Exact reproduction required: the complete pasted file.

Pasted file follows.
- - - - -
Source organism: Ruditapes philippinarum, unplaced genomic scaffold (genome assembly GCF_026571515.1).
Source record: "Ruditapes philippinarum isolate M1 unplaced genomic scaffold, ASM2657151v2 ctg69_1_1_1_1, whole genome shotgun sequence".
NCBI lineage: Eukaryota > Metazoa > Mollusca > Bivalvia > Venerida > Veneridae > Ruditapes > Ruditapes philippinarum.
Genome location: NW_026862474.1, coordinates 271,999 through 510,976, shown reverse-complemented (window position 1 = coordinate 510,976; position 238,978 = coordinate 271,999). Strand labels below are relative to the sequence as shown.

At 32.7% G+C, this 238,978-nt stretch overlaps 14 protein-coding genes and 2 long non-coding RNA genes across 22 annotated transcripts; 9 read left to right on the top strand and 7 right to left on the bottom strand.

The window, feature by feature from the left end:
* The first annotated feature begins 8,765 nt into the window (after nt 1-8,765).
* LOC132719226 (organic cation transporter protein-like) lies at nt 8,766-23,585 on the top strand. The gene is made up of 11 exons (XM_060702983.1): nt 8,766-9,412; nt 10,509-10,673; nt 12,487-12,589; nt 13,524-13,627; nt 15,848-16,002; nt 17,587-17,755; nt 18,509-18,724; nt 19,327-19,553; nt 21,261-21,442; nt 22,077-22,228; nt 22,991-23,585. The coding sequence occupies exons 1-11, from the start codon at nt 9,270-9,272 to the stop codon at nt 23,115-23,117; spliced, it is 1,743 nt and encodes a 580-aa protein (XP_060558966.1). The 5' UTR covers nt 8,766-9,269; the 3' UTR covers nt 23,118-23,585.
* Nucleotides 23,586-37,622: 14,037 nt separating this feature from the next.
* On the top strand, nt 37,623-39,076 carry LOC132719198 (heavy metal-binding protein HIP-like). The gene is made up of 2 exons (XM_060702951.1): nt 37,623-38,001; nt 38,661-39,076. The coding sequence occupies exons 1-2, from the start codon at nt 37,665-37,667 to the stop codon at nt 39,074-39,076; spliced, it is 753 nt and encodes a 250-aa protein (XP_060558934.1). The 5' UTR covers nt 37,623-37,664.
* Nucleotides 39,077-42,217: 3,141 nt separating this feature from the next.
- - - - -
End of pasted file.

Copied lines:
Source organism: Ruditapes philippinarum, unplaced genomic scaffold (genome assembly GCF_026571515.1).
Source record: "Ruditapes philippinarum isolate M1 unplaced genomic scaffold, ASM2657151v2 ctg69_1_1_1_1, whole genome shotgun sequence".
NCBI lineage: Eukaryota > Metazoa > Mollusca > Bivalvia > Venerida > Veneridae > Ruditapes > Ruditapes philippinarum.
Genome location: NW_026862474.1, coordinates 271,999 through 510,976, shown reverse-complemented (window position 1 = coordinate 510,976; position 238,978 = coordinate 271,999). Strand labels below are relative to the sequence as shown.

At 32.7% G+C, this 238,978-nt stretch overlaps 14 protein-coding genes and 2 long non-coding RNA genes across 22 annotated transcripts; 9 read left to right on the top strand and 7 right to left on the bottom strand.

The window, feature by feature from the left end:
* The first annotated feature begins 8,765 nt into the window (after nt 1-8,765).
* LOC132719226 (organic cation transporter protein-like) lies at nt 8,766-23,585 on the top strand. The gene is made up of 11 exons (XM_060702983.1): nt 8,766-9,412; nt 10,509-10,673; nt 12,487-12,589; nt 13,524-13,627; nt 15,848-16,002; nt 17,587-17,755; nt 18,509-18,724; nt 19,327-19,553; nt 21,261-21,442; nt 22,077-22,228; nt 22,991-23,585. The coding sequence occupies exons 1-11, from the start codon at nt 9,270-9,272 to the stop codon at nt 23,115-23,117; spliced, it is 1,743 nt and encodes a 580-aa protein (XP_060558966.1). The 5' UTR covers nt 8,766-9,269; the 3' UTR covers nt 23,118-23,585.
* Nucleotides 23,586-37,622: 14,037 nt separating this feature from the next.
* On the top strand, nt 37,623-39,076 carry LOC132719198 (heavy metal-binding protein HIP-like). The gene is made up of 2 exons (XM_060702951.1): nt 37,623-38,001; nt 38,661-39,076. The coding sequence occupies exons 1-2, from the start codon at nt 37,665-37,667 to the stop codon at nt 39,074-39,076; spliced, it is 753 nt and encodes a 250-aa protein (XP_060558934.1). The 5' UTR covers nt 37,623-37,664.
* Nucleotides 39,077-42,217: 3,141 nt separating this feature from the next.